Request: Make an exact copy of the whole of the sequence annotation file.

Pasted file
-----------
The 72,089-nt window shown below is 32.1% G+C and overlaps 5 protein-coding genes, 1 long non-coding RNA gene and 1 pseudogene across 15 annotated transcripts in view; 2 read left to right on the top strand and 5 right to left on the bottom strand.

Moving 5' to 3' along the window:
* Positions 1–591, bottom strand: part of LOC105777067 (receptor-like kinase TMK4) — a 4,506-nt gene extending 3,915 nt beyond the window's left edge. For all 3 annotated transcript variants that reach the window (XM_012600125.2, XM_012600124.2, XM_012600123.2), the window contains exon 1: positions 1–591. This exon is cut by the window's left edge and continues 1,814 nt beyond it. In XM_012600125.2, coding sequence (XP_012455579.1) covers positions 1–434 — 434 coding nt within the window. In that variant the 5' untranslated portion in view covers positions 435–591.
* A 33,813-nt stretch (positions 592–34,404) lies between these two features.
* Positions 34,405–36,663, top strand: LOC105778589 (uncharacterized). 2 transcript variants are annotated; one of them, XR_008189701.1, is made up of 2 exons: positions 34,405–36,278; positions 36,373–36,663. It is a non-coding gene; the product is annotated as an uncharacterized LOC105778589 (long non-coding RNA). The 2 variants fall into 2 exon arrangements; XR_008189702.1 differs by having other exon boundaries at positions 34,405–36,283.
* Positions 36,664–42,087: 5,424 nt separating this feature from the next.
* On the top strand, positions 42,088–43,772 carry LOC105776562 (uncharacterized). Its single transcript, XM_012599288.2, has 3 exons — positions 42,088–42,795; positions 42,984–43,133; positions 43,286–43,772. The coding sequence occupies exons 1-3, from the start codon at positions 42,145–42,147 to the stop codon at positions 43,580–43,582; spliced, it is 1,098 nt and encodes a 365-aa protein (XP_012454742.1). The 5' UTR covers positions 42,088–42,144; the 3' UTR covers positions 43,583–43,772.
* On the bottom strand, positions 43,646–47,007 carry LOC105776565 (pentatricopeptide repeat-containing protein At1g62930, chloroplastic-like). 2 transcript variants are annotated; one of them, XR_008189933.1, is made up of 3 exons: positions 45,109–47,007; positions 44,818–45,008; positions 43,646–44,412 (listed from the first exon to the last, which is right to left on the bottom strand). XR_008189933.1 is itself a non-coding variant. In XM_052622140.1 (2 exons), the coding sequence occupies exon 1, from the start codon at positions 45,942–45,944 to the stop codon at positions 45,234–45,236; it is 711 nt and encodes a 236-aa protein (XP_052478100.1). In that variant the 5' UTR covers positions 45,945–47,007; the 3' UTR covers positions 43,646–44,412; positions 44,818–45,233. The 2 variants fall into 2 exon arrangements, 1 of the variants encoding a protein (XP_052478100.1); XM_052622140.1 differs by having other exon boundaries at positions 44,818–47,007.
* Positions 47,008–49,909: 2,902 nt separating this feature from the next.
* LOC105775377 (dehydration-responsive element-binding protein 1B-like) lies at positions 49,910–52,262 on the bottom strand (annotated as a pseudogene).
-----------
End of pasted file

The 72,089-nt window shown below is 32.1% G+C and overlaps 5 protein-coding genes, 1 long non-coding RNA gene and 1 pseudogene across 15 annotated transcripts in view; 2 read left to right on the top strand and 5 right to left on the bottom strand.

Moving 5' to 3' along the window:
* Positions 1–591, bottom strand: part of LOC105777067 (receptor-like kinase TMK4) — a 4,506-nt gene extending 3,915 nt beyond the window's left edge. For all 3 annotated transcript variants that reach the window (XM_012600125.2, XM_012600124.2, XM_012600123.2), the window contains exon 1: positions 1–591. This exon is cut by the window's left edge and continues 1,814 nt beyond it. In XM_012600125.2, coding sequence (XP_012455579.1) covers positions 1–434 — 434 coding nt within the window. In that variant the 5' untranslated portion in view covers positions 435–591.
* A 33,813-nt stretch (positions 592–34,404) lies between these two features.
* Positions 34,405–36,663, top strand: LOC105778589 (uncharacterized). 2 transcript variants are annotated; one of them, XR_008189701.1, is made up of 2 exons: positions 34,405–36,278; positions 36,373–36,663. It is a non-coding gene; the product is annotated as an uncharacterized LOC105778589 (long non-coding RNA). The 2 variants fall into 2 exon arrangements; XR_008189702.1 differs by having other exon boundaries at positions 34,405–36,283.
* Positions 36,664–42,087: 5,424 nt separating this feature from the next.
* On the top strand, positions 42,088–43,772 carry LOC105776562 (uncharacterized). Its single transcript, XM_012599288.2, has 3 exons — positions 42,088–42,795; positions 42,984–43,133; positions 43,286–43,772. The coding sequence occupies exons 1-3, from the start codon at positions 42,145–42,147 to the stop codon at positions 43,580–43,582; spliced, it is 1,098 nt and encodes a 365-aa protein (XP_012454742.1). The 5' UTR covers positions 42,088–42,144; the 3' UTR covers positions 43,583–43,772.
* On the bottom strand, positions 43,646–47,007 carry LOC105776565 (pentatricopeptide repeat-containing protein At1g62930, chloroplastic-like). 2 transcript variants are annotated; one of them, XR_008189933.1, is made up of 3 exons: positions 45,109–47,007; positions 44,818–45,008; positions 43,646–44,412 (listed from the first exon to the last, which is right to left on the bottom strand). XR_008189933.1 is itself a non-coding variant. In XM_052622140.1 (2 exons), the coding sequence occupies exon 1, from the start codon at positions 45,942–45,944 to the stop codon at positions 45,234–45,236; it is 711 nt and encodes a 236-aa protein (XP_052478100.1). In that variant the 5' UTR covers positions 45,945–47,007; the 3' UTR covers positions 43,646–44,412; positions 44,818–45,233. The 2 variants fall into 2 exon arrangements, 1 of the variants encoding a protein (XP_052478100.1); XM_052622140.1 differs by having other exon boundaries at positions 44,818–47,007.
* Positions 47,008–49,909: 2,902 nt separating this feature from the next.
* LOC105775377 (dehydration-responsive element-binding protein 1B-like) lies at positions 49,910–52,262 on the bottom strand (annotated as a pseudogene).